In case you weren't paying attention, that is why the GOP lost the last election.
    FTS.

    “We are not a nation that says ‘don’t ask, don’t tell.’ We are a nation that says ‘out of many, we are one.’” -Barack Obama

    by skohayes on Wed Nov 21, 2012 at 04:26:31 AM PST

    •  Thank you (1+ / 0-)
      Recommended by:
      skohayes
      You sound like someone who lives in a safe blue district, and doesn't get out much, who judges people by where they're from instead of who they are (think Florida doesn't have a huge, wonderful LGBT population?) and who thinks excluding people is the way forward.
      I don't know how many times it has to be repeated that the divide here is urban/rural,  not Southern/Northern.

      This New York Times article spells it out very well:

      That we are still using the term “Confederacy” to describe the South and pointing to slave maps says a lot about how hard it is for the region to move beyond its historical reputation, however richly deserved, for one that reflects more current realities.

      Voters in Charlotte, N.C., Atlanta, Nashville, New Orleans, Birmingham, Ala., and even Jackson, Miss., gave Mr. Obama substantial majorities, not because they are out of step with the rest of the country but because they are part of the same urban-rural divide that drives voting everywhere.
      Here's an earlier diary on the subject, with actual electoral maps by county. If there are any "red states" left, it's a stripe down the middle of the country, which also happens to be the most rural area overall.

      It doesn't fit the diarist's prejudices, certainly, but it's a dispatch from the reality-based world.

  •  Actually, there's a big difference between... (12+ / 0-)

    ...health care reform and human slavery.

    The Civil War was not fought - at least in the mind of most Northerners at the outset - to end slavery, but ultimately this was the result and the result far exceeded the intentions.

    Lincoln's "legacy" would have been to allow people perpetrating a monstrous crime to live "in peace," although there would have been no peace where slavery existed.

    One hopes you're being "tongue in cheek."   Politics is so insane these days, one never knows...

  •  Since Jimmy Carter is from Georgia, and (27+ / 0-)

    Ronald Reagan was from Illinois and California, I find it hard to accept that the USA would have had a Carter presidency and the CSA would have had a Reagan presidency.

    The fact is that you have no idea what would have happened if the Civil War had not occurred - other than, as Rich in PA says, it would have been cruel to African-Americans (though I guess they would have just been considered Africans since they would not be citizens of either the USA or the CSA.)

    I hope we can stop indulging in this stupidity of promoting secession, it is just as unproductive here as it is on the WH petition site.

    You can't scare me, I'm sticking to the Union - Woody Guthrie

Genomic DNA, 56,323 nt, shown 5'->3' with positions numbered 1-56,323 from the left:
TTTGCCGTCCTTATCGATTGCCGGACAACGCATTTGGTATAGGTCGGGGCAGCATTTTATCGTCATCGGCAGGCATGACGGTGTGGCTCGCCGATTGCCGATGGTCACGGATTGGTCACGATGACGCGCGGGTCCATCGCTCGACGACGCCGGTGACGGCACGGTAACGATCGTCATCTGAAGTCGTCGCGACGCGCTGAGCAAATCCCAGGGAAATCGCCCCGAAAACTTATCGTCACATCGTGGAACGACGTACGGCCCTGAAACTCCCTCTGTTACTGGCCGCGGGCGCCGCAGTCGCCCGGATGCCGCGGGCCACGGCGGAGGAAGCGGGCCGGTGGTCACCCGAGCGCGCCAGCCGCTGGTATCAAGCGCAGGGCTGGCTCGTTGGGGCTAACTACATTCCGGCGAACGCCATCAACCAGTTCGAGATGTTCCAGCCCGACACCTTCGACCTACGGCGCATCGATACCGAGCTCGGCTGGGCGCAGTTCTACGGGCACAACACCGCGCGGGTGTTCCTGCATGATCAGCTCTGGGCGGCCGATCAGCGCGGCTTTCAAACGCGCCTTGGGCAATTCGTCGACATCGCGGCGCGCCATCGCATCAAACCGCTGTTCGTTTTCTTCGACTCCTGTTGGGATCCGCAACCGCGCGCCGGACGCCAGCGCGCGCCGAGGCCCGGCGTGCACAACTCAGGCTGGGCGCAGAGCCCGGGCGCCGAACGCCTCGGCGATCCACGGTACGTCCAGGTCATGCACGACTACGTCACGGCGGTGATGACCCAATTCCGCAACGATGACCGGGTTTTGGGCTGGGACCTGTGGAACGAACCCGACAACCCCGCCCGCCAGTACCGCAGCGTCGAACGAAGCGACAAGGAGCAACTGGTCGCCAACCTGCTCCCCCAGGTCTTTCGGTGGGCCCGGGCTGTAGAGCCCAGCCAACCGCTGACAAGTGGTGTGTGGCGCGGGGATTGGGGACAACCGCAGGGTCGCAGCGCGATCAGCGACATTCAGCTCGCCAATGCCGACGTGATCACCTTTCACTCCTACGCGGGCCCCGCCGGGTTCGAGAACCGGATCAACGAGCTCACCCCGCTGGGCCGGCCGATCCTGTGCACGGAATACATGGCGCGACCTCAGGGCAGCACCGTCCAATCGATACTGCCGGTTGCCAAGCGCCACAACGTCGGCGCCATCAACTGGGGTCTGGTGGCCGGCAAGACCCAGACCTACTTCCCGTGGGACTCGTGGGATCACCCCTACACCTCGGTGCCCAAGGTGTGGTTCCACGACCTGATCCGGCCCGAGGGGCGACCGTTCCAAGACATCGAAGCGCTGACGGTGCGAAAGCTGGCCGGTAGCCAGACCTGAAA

by sewaneepat on Wed Nov 21, 2012 at 04:32:38 AM PST

  •  First off (2+ / 0-)
    Recommended by:
    Rashaverak, MaikeH

    I don't think any President would let a state secede without a war - they are very aware of their place in history and what their legacy will be.

    Secondly,  I don't think any President wants to be remembered as the guy who "lost Texas".

    A little patience, and we shall see the reign of witches pass over, their spells dissolve, and the people ... restore their government to it's true principles.

    by maddrailin on Wed Nov 21, 2012 at 04:36:45 AM PST

  •  Hmm, looks like most commenters (1+ / 0-)
    Recommended by:
    Kestrel228

    don't think this is a good idea - I'm sure they're equally supportive of China maintaining control of Tibet and Canada of Quebec (etc, etc).

    OTOH I'm not much into the "gee, I'm better/smarter/whatever than you and must keep you in our country for your own good" stuff - so I agree, the southern states should have long since gone their own way.

    •  China conquered Tibet and holds it as a buffer (5+ / 0-)
      Recommended by:
      Wee Mama, Ahianne, skohayes, bubbajim, IndieGuy

      against India. Tibet has an incalculably long and wildly different history, culture, political system than China, though they are now thoroughly managed by China.

      Quebec makes separatist noises periodically, but whenever it gets close it backs off. Mostly they're about winning cultural concessions, like making English Canada have signs in English and French, but having only French signs in PQ. They'd be sunk without the rest of Canada. Quebec has lots of hydro which it sells, it has Montreal, but most of it is empty. The industrial heart of Canada is in southern Ontario. The breadbasket is in the plains - Alberta, Manitoba, Saskatchewan. Minerals are in Ontario and the west. The maritime provinces are big on fishing and seafaring-related business. It makes no geopolitical sense for them to actually secede, a fact recognized repeatedly by saner heads.